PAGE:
Lung cancer is the leading cause of cancer-related deaths in the United States among men and women; it is the most common cancer in men, in terms of incidence and mortality, and among women, it has the third highest incidence, and is second in mortality, after breast cancer. Screening of asymptomatic, healthy men and women at high risk for lung cancer is performed as an attempt to achieve an earlier diagnosis with greater chances for successful treatment and survival.
According to the American Association for Thoracic Surgery, screening is recommended for men and women age 55 to 79 with more than a 30 pack/year smoking history, long-term lung cancer survivors who have completed 4 years of surveillance without recurrence (to detect second primary lung cancer) and who can tolerate treatment until the year of 79, and for people age 50 to 79 and a 20 pack/year smoking history and additional comorbidity that produces a cumulative risk of developing lung cancer greater or equal to 5% in 5 years.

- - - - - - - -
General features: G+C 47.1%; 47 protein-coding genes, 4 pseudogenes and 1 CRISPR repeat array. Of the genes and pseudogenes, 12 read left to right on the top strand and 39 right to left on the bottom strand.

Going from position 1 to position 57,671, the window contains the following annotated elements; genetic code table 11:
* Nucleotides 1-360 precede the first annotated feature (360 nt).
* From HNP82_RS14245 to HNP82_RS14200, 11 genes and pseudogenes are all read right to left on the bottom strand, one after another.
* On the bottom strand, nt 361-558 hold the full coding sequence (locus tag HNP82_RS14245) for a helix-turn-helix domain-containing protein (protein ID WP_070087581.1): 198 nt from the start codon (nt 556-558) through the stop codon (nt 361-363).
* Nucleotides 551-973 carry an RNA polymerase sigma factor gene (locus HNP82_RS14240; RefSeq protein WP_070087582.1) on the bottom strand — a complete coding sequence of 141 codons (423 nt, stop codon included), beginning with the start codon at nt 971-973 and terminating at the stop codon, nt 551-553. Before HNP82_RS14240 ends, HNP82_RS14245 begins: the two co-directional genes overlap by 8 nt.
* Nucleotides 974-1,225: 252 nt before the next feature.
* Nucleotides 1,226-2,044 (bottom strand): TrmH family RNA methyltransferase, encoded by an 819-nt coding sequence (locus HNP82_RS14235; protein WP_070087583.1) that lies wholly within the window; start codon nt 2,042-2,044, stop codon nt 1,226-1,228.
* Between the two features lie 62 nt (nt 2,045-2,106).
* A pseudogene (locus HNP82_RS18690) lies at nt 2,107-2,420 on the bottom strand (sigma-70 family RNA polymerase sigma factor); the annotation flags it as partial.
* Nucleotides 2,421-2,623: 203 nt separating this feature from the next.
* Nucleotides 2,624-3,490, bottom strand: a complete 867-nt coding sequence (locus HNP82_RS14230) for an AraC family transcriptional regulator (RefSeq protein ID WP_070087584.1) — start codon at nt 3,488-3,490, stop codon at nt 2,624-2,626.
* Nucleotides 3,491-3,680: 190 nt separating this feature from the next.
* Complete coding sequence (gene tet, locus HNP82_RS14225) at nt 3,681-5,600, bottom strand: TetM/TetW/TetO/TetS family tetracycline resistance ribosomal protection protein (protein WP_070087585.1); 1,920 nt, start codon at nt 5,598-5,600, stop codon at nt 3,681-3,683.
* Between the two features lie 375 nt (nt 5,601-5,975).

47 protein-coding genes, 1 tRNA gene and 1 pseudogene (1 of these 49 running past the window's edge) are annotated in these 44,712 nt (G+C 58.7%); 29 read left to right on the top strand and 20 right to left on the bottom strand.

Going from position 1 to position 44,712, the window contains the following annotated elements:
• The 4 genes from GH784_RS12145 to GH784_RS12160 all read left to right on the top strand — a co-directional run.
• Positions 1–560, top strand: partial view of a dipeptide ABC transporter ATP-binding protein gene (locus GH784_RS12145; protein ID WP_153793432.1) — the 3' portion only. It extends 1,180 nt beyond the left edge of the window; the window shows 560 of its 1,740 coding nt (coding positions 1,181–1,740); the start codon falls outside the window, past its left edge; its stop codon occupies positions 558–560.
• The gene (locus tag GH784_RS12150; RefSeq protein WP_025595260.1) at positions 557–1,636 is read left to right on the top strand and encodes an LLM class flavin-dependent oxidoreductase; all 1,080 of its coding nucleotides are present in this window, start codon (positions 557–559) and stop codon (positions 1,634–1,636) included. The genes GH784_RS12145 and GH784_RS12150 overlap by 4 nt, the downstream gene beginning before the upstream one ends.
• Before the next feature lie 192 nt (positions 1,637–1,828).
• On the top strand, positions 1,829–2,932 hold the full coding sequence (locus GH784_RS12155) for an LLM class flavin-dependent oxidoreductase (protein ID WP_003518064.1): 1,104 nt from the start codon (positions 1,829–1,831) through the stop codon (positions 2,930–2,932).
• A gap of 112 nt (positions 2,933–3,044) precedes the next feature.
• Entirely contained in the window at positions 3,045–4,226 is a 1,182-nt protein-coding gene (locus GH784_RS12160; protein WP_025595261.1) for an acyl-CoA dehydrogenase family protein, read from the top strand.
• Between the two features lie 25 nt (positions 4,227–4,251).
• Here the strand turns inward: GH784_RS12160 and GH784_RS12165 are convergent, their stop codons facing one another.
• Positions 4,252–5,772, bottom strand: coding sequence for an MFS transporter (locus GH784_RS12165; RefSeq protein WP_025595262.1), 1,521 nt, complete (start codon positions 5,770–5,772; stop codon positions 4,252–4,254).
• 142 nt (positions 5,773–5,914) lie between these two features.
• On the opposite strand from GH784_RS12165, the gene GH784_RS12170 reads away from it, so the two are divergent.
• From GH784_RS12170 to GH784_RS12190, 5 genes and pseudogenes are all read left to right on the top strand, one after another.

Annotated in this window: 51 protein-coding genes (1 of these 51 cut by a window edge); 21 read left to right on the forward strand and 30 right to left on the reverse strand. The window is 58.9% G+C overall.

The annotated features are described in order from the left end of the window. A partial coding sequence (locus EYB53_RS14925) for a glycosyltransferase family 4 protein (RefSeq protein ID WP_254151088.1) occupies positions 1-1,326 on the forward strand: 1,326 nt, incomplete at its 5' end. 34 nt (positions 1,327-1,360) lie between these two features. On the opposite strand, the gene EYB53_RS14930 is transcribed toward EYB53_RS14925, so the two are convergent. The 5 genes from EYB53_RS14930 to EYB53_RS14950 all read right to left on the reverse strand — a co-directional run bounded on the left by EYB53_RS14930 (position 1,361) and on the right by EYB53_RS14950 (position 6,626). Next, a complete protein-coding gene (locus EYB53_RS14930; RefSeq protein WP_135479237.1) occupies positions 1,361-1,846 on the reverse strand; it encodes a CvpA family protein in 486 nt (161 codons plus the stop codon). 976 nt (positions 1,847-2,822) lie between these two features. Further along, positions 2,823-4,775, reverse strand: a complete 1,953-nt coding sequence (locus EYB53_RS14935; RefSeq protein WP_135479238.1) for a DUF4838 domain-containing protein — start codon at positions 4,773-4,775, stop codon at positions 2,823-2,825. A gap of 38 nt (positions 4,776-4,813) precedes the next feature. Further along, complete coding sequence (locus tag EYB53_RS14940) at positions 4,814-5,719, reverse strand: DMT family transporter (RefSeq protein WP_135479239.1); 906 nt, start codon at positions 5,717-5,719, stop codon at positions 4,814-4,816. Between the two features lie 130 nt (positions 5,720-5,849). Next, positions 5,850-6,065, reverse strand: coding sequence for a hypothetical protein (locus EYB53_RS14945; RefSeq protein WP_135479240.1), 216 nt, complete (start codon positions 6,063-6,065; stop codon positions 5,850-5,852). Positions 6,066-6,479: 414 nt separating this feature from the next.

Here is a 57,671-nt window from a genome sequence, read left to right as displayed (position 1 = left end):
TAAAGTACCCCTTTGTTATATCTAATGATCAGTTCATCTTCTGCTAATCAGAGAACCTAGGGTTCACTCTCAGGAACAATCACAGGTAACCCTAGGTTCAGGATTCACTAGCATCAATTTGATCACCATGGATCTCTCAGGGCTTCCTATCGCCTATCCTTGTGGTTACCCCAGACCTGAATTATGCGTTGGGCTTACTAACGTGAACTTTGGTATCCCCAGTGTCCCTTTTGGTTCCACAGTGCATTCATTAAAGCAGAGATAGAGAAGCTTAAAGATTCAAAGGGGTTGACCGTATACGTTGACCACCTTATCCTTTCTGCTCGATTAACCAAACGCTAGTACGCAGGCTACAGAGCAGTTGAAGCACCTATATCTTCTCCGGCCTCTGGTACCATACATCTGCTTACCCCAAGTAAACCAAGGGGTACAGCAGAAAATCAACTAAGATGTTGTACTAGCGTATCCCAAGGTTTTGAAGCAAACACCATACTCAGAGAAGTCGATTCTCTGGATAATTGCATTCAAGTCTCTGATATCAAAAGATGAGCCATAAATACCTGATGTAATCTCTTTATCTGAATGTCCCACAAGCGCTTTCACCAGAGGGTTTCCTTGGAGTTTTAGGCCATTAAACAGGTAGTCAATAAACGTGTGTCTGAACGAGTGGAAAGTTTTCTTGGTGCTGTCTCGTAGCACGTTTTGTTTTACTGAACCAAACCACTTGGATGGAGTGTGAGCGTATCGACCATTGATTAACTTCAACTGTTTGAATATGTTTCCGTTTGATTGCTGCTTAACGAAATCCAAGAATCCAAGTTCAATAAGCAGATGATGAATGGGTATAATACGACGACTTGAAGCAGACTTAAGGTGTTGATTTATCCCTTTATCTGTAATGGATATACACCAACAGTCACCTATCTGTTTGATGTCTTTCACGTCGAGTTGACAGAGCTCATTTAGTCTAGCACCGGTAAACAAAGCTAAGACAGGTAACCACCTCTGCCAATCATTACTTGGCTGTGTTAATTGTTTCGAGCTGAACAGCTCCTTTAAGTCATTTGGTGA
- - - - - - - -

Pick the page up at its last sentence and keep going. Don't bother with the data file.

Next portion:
The American Cancer Society recommends screening for men and women age 55 to 74 years with more than 30 pack/year smoking history, either currently smoking or who have quit within the past 15 years and who are in relatively good health.
Screening for lung cancer is carried out with yearly low-dose computed tomography (LDCT) which has been shown to significantly decrease the risk of dying from lung cancer.